Can recurring high fevers cause infertility?
My grandmother always warned me to keep fevers under control because, she said, they could render me infertile if I got hot enough. Is that true, or is it just an old wives' tale? (I do value my fertility, for what that's worth.)
There are risks to having very high sustained fevers. However, infertility is an almost unheard of complication of only body temperature rises. Body temperatures over 106 degrees F are thought to be dangerous to the body and can result in multiple organ damage. Fertility is not of great concern when someone's brain is in danger. Typical fevers up to 102-103 degrees associated with illness such as the flu are not (by itself) dangerous to your organs or fertility. With that said, it would not be advisable to ignore a fever. Certain types of infections that cause fevers can result in infertility. For example, untreated gonorrhea or chlamydia infections can result in pelvic inflammatory disease, an infection of the uterus and fallopian tubes that can result in scaring. This is one of the most common causes of infertility. Symptoms are fever, pelvic pain, vaginal discharge, and burning urination. In men, high temperatures can render sperm inactive and thus, sperm are developed outside the body's core in the scrotum. This is why the scrotum hangs down, so that it can avoid body heat. If you are every worried that you have an infection like this, do not hesitate to schedule an immediate appointment with your primary care physician or present to the emergency room.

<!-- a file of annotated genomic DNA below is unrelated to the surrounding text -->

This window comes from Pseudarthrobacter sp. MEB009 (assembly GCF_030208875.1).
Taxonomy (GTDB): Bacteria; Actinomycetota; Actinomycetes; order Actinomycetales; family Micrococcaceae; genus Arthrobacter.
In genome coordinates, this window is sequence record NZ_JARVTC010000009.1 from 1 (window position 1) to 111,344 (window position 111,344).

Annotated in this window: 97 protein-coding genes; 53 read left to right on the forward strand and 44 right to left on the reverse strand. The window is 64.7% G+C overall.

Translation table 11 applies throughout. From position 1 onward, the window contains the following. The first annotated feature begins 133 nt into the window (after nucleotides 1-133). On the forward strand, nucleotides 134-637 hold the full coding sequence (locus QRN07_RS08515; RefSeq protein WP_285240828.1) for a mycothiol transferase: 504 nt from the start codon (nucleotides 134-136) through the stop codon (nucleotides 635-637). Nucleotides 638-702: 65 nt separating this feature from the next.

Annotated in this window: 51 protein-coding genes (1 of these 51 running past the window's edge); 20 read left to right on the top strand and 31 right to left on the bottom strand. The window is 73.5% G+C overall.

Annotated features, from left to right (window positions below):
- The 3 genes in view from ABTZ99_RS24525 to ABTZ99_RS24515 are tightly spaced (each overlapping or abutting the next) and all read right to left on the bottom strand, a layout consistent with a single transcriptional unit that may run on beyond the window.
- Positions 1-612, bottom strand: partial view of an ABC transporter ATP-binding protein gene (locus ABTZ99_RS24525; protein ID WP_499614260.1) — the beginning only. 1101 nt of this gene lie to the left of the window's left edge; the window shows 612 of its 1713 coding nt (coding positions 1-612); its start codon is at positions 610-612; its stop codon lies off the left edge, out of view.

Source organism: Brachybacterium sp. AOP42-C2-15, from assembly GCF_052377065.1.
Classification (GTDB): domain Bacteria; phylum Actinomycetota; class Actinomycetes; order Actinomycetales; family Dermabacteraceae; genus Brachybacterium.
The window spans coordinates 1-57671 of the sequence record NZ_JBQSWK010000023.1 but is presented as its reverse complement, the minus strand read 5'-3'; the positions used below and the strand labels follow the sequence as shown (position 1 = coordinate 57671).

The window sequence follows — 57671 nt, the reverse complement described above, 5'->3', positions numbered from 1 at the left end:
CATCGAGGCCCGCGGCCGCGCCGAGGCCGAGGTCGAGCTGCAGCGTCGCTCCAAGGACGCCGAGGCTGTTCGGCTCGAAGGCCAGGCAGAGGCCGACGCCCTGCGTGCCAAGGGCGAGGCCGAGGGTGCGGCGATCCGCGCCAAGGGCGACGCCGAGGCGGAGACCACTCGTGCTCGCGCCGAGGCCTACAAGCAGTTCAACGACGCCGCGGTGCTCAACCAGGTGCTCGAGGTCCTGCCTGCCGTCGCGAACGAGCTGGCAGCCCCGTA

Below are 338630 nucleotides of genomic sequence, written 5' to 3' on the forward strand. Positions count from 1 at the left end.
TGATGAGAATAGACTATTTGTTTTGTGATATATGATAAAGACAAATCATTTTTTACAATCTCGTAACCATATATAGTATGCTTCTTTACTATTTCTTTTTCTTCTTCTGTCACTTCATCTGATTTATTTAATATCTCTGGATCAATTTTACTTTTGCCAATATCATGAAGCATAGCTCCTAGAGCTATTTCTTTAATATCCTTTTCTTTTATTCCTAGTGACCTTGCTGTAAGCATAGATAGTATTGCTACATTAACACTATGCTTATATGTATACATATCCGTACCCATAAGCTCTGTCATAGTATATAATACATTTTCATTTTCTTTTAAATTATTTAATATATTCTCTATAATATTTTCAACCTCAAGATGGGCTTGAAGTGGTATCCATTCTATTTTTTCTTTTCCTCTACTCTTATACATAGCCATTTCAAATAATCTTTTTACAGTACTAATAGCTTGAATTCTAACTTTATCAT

This answer is for general informational purposes only and is not a substitute for professional medical advice.
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